Joshua M. Javits,
Arbitrator and Mediator, is Former Chairman of the National Mediation Board.
If income inequality is the problem; are unions the answer? The middle class is being pushed into poverty at an alarming rate. Four out of five Americans will experience poverty at some point in their lifetimes – up from 4 in 10 only a few years ago. America’s top 1% now owns 35% of the nation’s wealth, leaving the bottom 80% to share only 11% of the pie. The “middle” has seen a $6, 218 decline in median household income over the last decade. As the gap continues to widen, the social fabric rends and a substantial portion of the population is relegated to desperation and despair. The great American “middle” class is at best “working” class — if they are lucky enough to have a job at all.
Unions feature prominently in the debate over solutions to our nation’s economic woes, alternately positioned by politicians as powerful tools for delivering a decent quality of life, or as ossified relics that impede economic growth and siphon off undue benefits to a minority of workers. This dichotomy belies labor’s rich contributions to our country’s economic stability and success, and sidelines the pressing challenges now before us.
The contributions of labor unions to the American workplace and economy are many, from strong compensation, pensions, and healthcare plans to broadly accepted protective legislation, including child labor laws and minimum wage and overtime pay. By securing decent wages and benefits, unions have played a pivotal role in building the strong consumer base necessary to purchase American goods and services. Unions steer the nation towards a reasonable distribution of the country’s wealth.
Today, unions are vilified for their success in bringing a measure of income security and fair working conditions to their members, and to workers generally through the “threat” of unionization. Critics characterize unions as reaping gains at the expense of others: in the public sector, at the expense of the taxpayer; in the private sector, at the expense of corporate flexibility and profitability.
Much of the anti-union animus reveals a lack of understanding of precisely what unions do. Obviously, unions negotiate on behalf of their members with employers. But negotiations are a two-way street. Coercion is not a dominant factor in contract negotiations, and companies and public officials do not have to agree to union proposals. Indeed, the vast majority of negotiations result in voluntary agreements that accommodate the interests of both labor and management without resort to economic weapons such as strikes and lockouts.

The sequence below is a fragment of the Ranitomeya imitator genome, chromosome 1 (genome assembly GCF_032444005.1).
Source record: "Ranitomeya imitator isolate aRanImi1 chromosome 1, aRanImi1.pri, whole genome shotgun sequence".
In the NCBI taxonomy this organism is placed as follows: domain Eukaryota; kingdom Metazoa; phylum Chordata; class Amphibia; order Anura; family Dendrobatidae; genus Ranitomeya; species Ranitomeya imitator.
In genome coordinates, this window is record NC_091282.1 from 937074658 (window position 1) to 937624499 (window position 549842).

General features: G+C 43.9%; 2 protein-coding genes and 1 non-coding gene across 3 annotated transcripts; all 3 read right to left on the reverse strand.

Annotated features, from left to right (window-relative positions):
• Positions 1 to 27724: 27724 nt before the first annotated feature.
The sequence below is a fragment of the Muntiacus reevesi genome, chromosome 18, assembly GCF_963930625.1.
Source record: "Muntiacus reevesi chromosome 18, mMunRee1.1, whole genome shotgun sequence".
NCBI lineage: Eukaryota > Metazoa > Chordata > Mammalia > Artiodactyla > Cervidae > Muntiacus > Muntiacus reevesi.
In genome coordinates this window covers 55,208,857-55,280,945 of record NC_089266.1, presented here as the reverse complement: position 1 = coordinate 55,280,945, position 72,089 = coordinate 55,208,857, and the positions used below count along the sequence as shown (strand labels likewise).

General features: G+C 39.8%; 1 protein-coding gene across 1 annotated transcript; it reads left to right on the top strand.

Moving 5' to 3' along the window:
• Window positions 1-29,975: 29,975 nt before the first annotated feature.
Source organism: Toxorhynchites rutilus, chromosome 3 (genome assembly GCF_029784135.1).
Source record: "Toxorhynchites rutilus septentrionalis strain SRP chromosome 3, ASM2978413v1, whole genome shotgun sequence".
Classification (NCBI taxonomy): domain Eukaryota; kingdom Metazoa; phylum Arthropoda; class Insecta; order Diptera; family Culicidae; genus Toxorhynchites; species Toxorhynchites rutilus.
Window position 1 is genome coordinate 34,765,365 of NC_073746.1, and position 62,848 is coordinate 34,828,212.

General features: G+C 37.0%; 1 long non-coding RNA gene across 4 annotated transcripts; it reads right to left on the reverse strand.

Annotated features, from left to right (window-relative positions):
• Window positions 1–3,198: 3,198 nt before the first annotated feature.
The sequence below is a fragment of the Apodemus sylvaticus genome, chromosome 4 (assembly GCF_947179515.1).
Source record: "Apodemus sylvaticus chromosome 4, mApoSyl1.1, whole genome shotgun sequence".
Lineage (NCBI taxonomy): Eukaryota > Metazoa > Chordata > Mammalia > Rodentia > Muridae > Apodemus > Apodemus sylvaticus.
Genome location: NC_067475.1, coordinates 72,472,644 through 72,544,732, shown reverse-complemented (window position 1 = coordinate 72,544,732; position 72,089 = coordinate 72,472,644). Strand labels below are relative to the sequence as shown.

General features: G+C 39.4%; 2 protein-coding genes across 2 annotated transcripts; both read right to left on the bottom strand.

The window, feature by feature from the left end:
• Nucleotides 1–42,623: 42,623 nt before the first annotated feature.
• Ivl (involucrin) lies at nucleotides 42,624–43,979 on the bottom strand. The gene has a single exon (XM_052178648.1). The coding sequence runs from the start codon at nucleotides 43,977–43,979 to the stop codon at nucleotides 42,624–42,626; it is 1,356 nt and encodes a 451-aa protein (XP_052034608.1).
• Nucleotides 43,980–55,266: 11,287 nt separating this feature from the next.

Employers fear they will become uncompetitive if they are unionized and will lose out to low priced non-union or foreign production. Many employees also believe that high union wages and union-initiated work rules have led to the outsourcing of jobs overseas. This persistent fear flies in the face of the reality that unionized industries have in fact flourished over the last century which marked a period of strong unionization (as high as 35% as opposed to 12% today). Increased labor costs actually push companies to become more efficient in both production and use of technology. Nor are employers using their historic high profits to expand or become more competitive, but instead are hoarding their wealth. The share of profits going to capital at the expense of labor is thus unjustified, since it does not benefit the economy as a whole. In fact, if a higher percent went to employees, it would go far in addressing the cause of the current economic malaise, the paucity of consumer spending.
Enlightened unions do not wish to kill corporate America’s prosperous goose which lays the golden egg of good wages and benefits. It is in both sides’ interests for companies to remain competitive, create profits and generate good wages and benefits. Determining labor’s proper share of the pie is a problem-solving exercise, not a political test of wills.
As a mediator and arbitrator dealing with mechanics, teachers, pilots, firefighters, welders, and baseball players, I see countless conflicts that needlessly escalate. Festering problems and entrenched positions, coupled with structural barriers to meaningful negotiation, engender lasting disputes and mistrust on all sides.
Current American labor laws frustrate the adoption of cooperative and adaptive approaches to addressing new economic and workplace realities by, for example, restricting bargaining to a limited set of issues, retaining rigid divisions between supervisors and workers, and requiring negotiation to impasse in situations that demand quick action. Policy changes should be explored to prioritize collaboration over conflict. While labor and management can advance these goals, to fully realize this vision, our nation’s leaders must embrace reforms that usher in a new era of cooperation and flexibility in labor relations.
With experience as our teacher, let us abandon rhetoric that antagonizes and undermines labor and its advocates. Instead, let us direct our energies to forging a constructive relationship among labor, management, and government that promotes both fairness and competitiveness in meeting the very real demands facing our nation
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